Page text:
So when he came, my dad said, “I have to get this field plowed, it’s gonna take all day, I can’t go with you, but if you come back next week, I’ll go with you.” He figured that was the only way to get rid of this kid.

So the next week, 54th week the kid comes back, my dad goes to church with him, he hears the gospel for the first time. The pastor’s preaching on first John 1:9 and 10 … “if we confess our sins he’s faithful and just to forgive us our sins and cleanse us from all unrighteousness”.

My dad’s heart was touched and the next week he ended up giving his life to Christ.

He then went on to become a missionary. Then I was born into a Christian family, a missionary family, and then I became a missionary.

Now I’ve met this guy who was so persistent with my dad. He never went to school a day past high school. He never left this teeny tiny town where he lived. He worked in this little two-bit hardware store and never did anything significant from an earthly perspective. Never travelled. Nothing.

But, that man touched the world because he was faithful. He was persistent, he was patient in reaching out to my dad, and he impacted the world.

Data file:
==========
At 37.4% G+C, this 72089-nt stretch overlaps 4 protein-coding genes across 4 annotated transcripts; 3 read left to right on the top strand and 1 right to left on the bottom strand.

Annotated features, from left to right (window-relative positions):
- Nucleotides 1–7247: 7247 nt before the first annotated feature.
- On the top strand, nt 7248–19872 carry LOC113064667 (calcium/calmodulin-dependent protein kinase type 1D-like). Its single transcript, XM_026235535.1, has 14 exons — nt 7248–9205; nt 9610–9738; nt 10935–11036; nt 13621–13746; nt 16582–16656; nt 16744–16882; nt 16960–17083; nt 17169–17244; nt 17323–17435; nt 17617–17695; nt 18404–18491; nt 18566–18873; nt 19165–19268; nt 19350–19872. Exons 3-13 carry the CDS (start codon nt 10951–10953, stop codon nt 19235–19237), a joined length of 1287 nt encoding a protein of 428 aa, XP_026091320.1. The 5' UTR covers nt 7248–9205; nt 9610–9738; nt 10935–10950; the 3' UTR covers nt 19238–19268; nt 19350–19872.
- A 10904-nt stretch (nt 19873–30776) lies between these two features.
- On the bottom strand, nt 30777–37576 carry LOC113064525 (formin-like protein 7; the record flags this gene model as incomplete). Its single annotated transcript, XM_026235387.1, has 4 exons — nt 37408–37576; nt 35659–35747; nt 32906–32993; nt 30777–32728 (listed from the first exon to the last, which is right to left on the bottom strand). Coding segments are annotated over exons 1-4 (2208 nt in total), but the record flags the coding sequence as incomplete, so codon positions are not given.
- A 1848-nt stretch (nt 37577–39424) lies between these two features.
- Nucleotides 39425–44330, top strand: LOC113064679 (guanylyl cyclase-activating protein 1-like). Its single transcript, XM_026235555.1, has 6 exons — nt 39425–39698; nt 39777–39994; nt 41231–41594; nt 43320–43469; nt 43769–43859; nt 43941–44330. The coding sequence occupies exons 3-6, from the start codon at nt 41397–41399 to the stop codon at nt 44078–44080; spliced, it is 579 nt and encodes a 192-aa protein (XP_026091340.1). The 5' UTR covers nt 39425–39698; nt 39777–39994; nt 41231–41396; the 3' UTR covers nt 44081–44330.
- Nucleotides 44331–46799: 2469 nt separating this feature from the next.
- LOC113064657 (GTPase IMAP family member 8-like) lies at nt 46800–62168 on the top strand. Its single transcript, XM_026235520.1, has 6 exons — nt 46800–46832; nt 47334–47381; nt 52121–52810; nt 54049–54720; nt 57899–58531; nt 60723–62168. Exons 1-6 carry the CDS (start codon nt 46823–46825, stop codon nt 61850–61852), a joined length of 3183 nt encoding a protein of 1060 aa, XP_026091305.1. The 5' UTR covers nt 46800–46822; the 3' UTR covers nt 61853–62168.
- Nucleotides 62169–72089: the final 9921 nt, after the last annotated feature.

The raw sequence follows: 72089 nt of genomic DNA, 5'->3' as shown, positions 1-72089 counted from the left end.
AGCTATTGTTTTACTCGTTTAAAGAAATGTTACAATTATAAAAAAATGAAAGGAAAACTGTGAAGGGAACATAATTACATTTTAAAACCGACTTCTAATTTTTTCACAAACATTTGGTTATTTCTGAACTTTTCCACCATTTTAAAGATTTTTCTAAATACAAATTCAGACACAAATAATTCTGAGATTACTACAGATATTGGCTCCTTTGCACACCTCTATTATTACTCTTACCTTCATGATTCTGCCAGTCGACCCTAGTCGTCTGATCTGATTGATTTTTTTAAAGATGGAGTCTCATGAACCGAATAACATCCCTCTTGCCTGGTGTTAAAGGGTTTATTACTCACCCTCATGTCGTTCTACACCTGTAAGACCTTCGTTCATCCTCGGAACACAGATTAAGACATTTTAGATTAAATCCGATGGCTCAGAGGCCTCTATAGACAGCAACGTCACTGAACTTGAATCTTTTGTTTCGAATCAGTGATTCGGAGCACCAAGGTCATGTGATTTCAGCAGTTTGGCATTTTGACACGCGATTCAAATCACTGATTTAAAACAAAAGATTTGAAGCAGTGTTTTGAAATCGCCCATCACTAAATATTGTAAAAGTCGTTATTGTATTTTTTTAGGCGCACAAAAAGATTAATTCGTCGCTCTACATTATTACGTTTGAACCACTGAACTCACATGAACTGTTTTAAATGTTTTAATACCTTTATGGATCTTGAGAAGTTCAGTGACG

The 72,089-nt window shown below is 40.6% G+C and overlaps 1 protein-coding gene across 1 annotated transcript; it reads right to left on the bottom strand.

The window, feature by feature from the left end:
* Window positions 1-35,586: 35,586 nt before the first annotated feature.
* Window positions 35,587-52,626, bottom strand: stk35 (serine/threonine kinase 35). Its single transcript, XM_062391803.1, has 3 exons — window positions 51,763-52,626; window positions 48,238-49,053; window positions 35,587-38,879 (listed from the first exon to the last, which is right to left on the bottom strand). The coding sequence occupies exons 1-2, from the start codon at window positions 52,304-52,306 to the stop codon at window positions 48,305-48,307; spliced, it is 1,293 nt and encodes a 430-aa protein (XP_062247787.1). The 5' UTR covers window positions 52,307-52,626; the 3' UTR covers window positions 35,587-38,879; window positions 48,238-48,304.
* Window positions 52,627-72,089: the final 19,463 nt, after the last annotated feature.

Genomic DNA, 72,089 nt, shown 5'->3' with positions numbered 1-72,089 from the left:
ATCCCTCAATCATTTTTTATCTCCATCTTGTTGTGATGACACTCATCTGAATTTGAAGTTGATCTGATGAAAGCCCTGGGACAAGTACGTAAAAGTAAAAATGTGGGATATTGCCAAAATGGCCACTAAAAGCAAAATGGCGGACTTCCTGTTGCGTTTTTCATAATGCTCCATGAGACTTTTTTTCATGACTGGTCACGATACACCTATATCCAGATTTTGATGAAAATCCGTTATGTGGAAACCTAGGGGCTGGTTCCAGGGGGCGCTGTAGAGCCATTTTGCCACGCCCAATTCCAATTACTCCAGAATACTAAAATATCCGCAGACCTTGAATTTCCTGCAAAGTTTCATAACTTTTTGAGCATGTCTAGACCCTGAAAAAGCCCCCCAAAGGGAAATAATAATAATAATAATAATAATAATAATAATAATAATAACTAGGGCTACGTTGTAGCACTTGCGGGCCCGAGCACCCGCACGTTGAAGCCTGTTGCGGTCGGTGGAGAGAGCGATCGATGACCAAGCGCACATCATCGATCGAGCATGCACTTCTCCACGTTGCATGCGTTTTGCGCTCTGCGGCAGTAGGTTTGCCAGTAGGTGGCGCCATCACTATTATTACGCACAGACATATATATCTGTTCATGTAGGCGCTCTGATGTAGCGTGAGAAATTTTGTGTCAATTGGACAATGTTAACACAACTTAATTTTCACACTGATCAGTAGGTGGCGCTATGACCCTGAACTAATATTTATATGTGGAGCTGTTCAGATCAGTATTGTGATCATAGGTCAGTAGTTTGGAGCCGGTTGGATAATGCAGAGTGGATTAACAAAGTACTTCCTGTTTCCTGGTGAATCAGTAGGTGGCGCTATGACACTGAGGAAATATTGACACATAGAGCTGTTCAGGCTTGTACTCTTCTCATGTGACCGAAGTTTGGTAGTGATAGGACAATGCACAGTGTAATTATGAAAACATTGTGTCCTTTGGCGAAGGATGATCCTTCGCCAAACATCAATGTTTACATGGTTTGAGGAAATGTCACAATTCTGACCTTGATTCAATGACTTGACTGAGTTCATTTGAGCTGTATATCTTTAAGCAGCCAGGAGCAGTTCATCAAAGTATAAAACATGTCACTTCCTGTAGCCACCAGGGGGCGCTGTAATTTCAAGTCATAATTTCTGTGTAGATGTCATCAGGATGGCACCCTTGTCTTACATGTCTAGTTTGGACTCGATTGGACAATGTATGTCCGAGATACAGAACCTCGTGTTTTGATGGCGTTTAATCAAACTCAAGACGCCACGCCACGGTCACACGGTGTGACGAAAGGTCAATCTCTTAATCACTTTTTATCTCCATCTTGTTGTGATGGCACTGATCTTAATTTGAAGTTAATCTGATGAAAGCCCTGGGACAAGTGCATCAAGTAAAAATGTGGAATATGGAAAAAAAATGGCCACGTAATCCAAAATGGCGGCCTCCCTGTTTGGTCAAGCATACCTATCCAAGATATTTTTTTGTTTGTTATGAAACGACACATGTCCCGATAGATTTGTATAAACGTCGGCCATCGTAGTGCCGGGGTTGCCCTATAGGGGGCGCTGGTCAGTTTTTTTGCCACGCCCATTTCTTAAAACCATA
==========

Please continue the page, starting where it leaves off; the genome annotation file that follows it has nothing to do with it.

Interacting with those people, I believe we are called to be patient and persistent.

Bounded Set – Centered Set

Now we often think in terms of bounded set when we think of the kingdom. So in this diagram, you’ll note the circle indicates the kingdom. The X’s that are in the circle, these are people who are in the kingdom. The X’s that are outside the circle are those outside the kingdom.

And this is accurate … it’s helpful. It’s a good way to look at it and in fact it highlights an important principle of emphasizing those outside the kingdom. Jesus told the story of the Shepherd, who leaves the 99 sheep in the fold and goes out searching for the one lost sheep. So this bounded set thinking helps to prioritize those outside the kingdom and that’s good, that’s appropriate.

But I think it’s helpful to supplement that thinking with centered set thinking.